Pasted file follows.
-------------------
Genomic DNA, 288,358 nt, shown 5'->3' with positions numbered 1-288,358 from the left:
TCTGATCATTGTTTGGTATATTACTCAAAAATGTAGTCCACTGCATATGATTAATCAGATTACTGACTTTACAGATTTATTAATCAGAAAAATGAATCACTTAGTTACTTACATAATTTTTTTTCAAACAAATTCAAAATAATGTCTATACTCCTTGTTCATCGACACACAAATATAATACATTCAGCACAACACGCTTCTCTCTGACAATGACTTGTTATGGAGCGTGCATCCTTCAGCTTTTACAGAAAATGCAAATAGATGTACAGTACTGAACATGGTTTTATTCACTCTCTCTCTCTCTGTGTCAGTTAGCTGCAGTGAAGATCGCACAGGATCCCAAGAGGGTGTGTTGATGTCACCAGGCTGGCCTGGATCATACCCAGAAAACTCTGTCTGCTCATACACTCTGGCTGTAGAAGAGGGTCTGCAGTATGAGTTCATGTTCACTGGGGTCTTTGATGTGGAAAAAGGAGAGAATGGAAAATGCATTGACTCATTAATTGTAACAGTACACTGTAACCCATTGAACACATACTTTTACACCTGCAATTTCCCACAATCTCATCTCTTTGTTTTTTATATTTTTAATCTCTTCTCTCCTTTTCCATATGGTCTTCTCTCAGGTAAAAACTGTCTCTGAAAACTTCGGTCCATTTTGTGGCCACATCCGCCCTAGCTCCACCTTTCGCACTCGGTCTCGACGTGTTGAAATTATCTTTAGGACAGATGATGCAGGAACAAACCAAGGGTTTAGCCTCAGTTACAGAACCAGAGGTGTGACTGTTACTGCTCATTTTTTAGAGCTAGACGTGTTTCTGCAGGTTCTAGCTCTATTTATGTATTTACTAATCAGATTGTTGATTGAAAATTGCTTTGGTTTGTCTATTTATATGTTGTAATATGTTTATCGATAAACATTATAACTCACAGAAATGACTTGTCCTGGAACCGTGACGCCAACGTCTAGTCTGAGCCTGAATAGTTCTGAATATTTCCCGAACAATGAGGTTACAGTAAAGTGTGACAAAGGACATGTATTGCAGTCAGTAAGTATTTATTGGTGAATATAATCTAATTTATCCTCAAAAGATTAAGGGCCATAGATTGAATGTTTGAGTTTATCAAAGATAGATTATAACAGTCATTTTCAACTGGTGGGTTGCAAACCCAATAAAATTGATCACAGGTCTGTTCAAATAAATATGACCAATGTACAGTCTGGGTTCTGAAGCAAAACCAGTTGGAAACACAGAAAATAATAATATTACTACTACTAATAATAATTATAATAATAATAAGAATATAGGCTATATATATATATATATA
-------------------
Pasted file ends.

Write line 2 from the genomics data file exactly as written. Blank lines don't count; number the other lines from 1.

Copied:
TCTGATCATTGTTTGGTATATTACTCAAAAATGTAGTCCACTGCATATGATTAATCAGATTACTGACTTTACAGATTTATTAATCAGAAAAATGAATCACTTAGTTACTTACATAATTTTTTTTCAAACAAATTCAAAATAATGTCTATACTCCTTGTTCATCGACACACAAATATAATACATTCAGCACAACACGCTTCTCTCTGACAATGACTTGTTATGGAGCGTGCATCCTTCAGCTTTTACAGAAAATGCAAATAGATGTACAGTACTGAACATGGTTTTATTCACTCTCTCTCTCTCTGTGTCAGTTAGCTGCAGTGAAGATCGCACAGGATCCCAAGAGGGTGTGTTGATGTCACCAGGCTGGCCTGGATCATACCCAGAAAACTCTGTCTGCTCATACACTCTGGCTGTAGAAGAGGGTCTGCAGTATGAGTTCATGTTCACTGGGGTCTTTGATGTGGAAAAAGGAGAGAATGGAAAATGCATTGACTCATTAATTGTAACAGTACACTGTAACCCATTGAACACATACTTTTACACCTGCAATTTCCCACAATCTCATCTCTTTGTTTTTTATATTTTTAATCTCTTCTCTCCTTTTCCATATGGTCTTCTCTCAGGTAAAAACTGTCTCTGAAAACTTCGGTCCATTTTGTGGCCACATCCGCCCTAGCTCCACCTTTCGCACTCGGTCTCGACGTGTTGAAATTATCTTTAGGACAGATGATGCAGGAACAAACCAAGGGTTTAGCCTCAGTTACAGAACCAGAGGTGTGACTGTTACTGCTCATTTTTTAGAGCTAGACGTGTTTCTGCAGGTTCTAGCTCTATTTATGTATTTACTAATCAGATTGTTGATTGAAAATTGCTTTGGTTTGTCTATTTATATGTTGTAATATGTTTATCGATAAACATTATAACTCACAGAAATGACTTGTCCTGGAACCGTGACGCCAACGTCTAGTCTGAGCCTGAATAGTTCTGAATATTTCCCGAACAATGAGGTTACAGTAAAGTGTGACAAAGGACATGTATTGCAGTCAGTAAGTATTTATTGGTGAATATAATCTAATTTATCCTCAAAAGATTAAGGGCCATAGATTGAATGTTTGAGTTTATCAAAGATAGATTATAACAGTCATTTTCAACTGGTGGGTTGCAAACCCAATAAAATTGATCACAGGTCTGTTCAAATAAATATGACCAATGTACAGTCTGGGTTCTGAAGCAAAACCAGTTGGAAACACAGAAAATAATAATATTACTACTACTAATAATAATTATAATAATAATAAGAATATAGGCTATATATATATATATATA